Hormonal changes may lead to weight gain; however, the hormonal changes are not as big a factor in the midlife bulge as folks think. The other suspects have more effect on your weight than hormones. Hormones may make a difference in where you gain weight. Weight gain around the middle is a concern, especially in terms of cardiovascular health, and a moderate weight gain around your abdomen is more of a worry than a larger weight gain over all of your body. The weight is still a problem, but if it’s spread over your entire body it’s not as major a concern.

Genetics
Genetics may play a factor in how much weight you gain, and more importantly, where you gain it. As described above, an ‘apple’ figure is a problem, and if your parents, grandparents, great-grandparents, ate and all had the problem, then you can probably count on having it too. You can fight the tendency by watching your weight from a young age, and being vigilant as you age.

Conclusion
Weight loss is personal. You need to find out what works for you, and not what the latest guru is promoting. You also need to disregard most of what you hear from mainstream physicians and dietitians. The United States began its obesity epidemic when the government got involved with what proper nutrition meant. In the fifty years since the government began its statements on what you should eat, obesity shot up from eight to ten percent of the population to around forty percent. Diabetes is on the rage, and it’s in direct response to how we as a nation eat. Think about what your grandparents or great-grandparents ate, and then think about how we eat now. Yes, they lived and worked on farms and so consequently got more than enough exercise, but they also ate fresh, locally grown fruits, vegetables, and animal protein. They didn’t worry about e-coli contamination in their food, because they either grew it themselves or knew the farmer selling it in the market. Their flour was not processed the way ours is now, and the wheat the flour was milled from was not the same either. They ate healthy, and lived healthier lives. Eating in the same manner will give your weight loss program the kickstart it needs to be successful, and give you a better experience during menopause.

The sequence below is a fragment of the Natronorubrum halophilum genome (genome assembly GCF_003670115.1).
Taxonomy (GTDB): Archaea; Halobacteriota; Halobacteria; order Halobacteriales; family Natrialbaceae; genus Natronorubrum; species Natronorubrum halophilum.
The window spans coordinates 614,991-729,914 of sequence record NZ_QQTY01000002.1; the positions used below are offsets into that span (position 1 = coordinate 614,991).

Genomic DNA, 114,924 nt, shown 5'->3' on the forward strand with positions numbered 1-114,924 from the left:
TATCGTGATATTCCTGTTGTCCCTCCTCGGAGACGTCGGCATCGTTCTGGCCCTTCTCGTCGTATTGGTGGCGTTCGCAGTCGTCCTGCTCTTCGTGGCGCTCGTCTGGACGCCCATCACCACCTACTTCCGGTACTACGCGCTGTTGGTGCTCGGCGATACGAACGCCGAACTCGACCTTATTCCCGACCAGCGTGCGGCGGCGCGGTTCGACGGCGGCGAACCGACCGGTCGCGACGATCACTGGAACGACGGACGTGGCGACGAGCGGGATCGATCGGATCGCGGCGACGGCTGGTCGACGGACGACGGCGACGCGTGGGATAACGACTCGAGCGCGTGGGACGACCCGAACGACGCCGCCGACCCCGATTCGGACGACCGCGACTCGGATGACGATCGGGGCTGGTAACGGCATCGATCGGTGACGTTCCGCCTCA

How To Lose Weight During Menopause?
General Contributor
Janice is a writer from Chicago, IL. She created the "simple living as told by me" newsletter with more than 12,000 subscribers about Living Better and is a founder of Seekyt.